Response 2 - However, this play on words makes the poem...

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Michael Chenette Professor February 14, 2008 ENG 102 – 014 English Response 2 The poem that I chose to respond to is May Swenson’s “A Nosty Fright”. I chose this poem because it has a very interesting play on words and has many different poetic and literary devices. Swenson does a very good job of transposing letters to create amusing sound effects and words. It was very hard to read this because the reader would constantly read the word that was used, “fix” it, then read the new sentence. A perfect example would be the use of the very first line: “The roldengod and the soneyhuckle”. The reader would fix “roldengod” and make it “goldenrod” and change “soneyhuckle” and make it “honeysuckle” and read the new sentence. This process occurs at every line of the poem. There are times where it becomes difficult to interpret the author new words because sometimes you get confused and think that the work you read was a “real” word.
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Unformatted text preview: However, this play on words makes the poem very entertaining. It takes away the uneasy feeling you begin to have when first reading the poem, until you read the EEP KOFF sign. Some of the devices used in this poem include: diction, tone, and personification. The diction in this poem really changes the tone of the poem. The tone of the poem is meant to be an uneasy, scary tone. But the diction used, or word choice, changes the tone of the poem dramatically. Also used very briefly, is personification when the hassgropper and the mipchunk speak to each other. The hassgropper finds the mipchunk all debraggled and wet, covered with snears and tot. (Lines 11 12) Swenson, May. A Nosty Fright. Bedford Introduction to Literature, The . Bedford/St. Martins, 2008....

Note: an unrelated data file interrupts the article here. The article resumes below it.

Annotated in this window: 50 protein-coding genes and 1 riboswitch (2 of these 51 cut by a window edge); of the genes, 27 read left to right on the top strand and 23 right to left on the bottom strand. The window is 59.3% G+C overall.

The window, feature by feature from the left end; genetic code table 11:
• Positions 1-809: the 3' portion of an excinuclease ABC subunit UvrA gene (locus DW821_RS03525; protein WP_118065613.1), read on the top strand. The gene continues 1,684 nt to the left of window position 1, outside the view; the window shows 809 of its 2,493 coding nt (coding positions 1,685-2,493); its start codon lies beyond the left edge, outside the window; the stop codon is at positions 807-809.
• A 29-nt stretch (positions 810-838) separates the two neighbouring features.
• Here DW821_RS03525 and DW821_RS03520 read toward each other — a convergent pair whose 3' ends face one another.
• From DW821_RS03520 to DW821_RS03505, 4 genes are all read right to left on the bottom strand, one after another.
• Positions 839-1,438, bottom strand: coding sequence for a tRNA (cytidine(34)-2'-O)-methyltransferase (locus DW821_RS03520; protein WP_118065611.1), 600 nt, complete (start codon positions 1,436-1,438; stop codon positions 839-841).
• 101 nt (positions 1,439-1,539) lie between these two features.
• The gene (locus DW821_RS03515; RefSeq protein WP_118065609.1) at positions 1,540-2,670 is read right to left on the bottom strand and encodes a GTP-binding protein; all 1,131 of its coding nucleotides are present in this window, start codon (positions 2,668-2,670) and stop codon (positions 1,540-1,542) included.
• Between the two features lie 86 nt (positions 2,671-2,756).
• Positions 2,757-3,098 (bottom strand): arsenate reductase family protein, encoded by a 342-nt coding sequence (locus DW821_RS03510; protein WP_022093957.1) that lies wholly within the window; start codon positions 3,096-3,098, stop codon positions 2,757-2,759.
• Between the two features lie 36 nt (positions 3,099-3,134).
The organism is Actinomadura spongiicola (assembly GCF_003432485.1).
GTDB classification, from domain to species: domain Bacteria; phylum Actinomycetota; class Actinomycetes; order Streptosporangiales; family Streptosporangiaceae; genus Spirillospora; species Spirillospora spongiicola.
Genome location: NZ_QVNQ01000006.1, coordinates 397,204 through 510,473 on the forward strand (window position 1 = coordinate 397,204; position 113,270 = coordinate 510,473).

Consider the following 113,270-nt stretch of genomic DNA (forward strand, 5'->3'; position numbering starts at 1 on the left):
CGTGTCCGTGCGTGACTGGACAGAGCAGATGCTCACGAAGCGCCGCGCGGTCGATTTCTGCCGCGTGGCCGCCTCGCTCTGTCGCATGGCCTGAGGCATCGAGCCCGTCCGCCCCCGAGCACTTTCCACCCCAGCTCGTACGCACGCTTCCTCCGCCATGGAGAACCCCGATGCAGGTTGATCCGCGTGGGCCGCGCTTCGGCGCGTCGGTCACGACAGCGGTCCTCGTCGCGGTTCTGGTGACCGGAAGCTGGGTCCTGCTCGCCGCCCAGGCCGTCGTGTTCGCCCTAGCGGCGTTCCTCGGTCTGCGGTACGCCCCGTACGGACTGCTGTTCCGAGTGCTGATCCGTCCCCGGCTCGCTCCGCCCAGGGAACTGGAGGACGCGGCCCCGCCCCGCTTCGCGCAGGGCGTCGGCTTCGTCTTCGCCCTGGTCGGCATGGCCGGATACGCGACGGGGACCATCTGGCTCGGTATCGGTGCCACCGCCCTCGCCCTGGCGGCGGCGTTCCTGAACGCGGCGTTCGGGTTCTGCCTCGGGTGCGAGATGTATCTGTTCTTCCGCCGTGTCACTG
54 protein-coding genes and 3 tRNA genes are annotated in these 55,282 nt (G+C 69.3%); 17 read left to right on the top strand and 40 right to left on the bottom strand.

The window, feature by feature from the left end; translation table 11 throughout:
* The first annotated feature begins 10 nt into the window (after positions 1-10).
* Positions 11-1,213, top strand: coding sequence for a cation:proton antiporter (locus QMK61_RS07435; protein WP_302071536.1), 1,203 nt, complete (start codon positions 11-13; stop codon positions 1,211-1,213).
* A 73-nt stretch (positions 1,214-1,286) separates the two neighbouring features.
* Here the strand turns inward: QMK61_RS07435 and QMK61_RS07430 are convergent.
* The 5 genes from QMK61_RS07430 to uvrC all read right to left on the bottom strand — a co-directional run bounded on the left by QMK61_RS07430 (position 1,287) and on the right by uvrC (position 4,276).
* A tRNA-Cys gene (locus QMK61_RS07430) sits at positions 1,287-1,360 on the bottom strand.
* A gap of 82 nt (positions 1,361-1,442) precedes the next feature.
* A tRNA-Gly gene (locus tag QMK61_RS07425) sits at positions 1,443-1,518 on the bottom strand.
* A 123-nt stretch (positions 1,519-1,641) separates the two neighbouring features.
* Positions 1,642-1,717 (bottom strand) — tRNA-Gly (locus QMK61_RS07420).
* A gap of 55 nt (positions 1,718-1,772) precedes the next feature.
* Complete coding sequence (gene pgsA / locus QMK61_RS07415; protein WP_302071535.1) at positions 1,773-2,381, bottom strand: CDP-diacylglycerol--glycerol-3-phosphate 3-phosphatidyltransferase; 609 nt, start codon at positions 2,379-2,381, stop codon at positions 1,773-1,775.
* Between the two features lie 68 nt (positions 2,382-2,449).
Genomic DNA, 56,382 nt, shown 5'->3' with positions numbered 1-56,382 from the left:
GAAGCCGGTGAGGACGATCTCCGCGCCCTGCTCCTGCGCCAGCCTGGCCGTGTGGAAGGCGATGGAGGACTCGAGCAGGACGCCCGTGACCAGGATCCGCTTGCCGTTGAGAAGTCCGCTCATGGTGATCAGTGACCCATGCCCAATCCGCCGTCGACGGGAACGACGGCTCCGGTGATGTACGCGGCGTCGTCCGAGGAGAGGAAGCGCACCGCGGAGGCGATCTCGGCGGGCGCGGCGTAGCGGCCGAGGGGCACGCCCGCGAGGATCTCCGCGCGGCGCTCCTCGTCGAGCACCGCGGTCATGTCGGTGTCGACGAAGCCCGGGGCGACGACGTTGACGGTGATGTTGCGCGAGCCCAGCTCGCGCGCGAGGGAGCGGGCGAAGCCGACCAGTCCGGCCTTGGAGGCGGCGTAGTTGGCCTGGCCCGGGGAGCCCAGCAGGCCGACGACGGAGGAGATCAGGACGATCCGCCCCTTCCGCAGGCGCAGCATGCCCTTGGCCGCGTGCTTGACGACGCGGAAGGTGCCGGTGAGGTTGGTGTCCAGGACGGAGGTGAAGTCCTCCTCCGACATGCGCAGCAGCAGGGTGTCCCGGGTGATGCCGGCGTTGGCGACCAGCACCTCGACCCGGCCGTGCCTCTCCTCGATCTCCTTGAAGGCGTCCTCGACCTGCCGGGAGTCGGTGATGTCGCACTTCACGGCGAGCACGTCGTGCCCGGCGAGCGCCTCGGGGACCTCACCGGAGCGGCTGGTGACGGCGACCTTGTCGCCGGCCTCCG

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This note was uploaded on 04/09/2008 for the course ENGL 102 taught by Professor Price during the Spring '08 term at Salisbury University.

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Response 2 - However, this play on words makes the poem...

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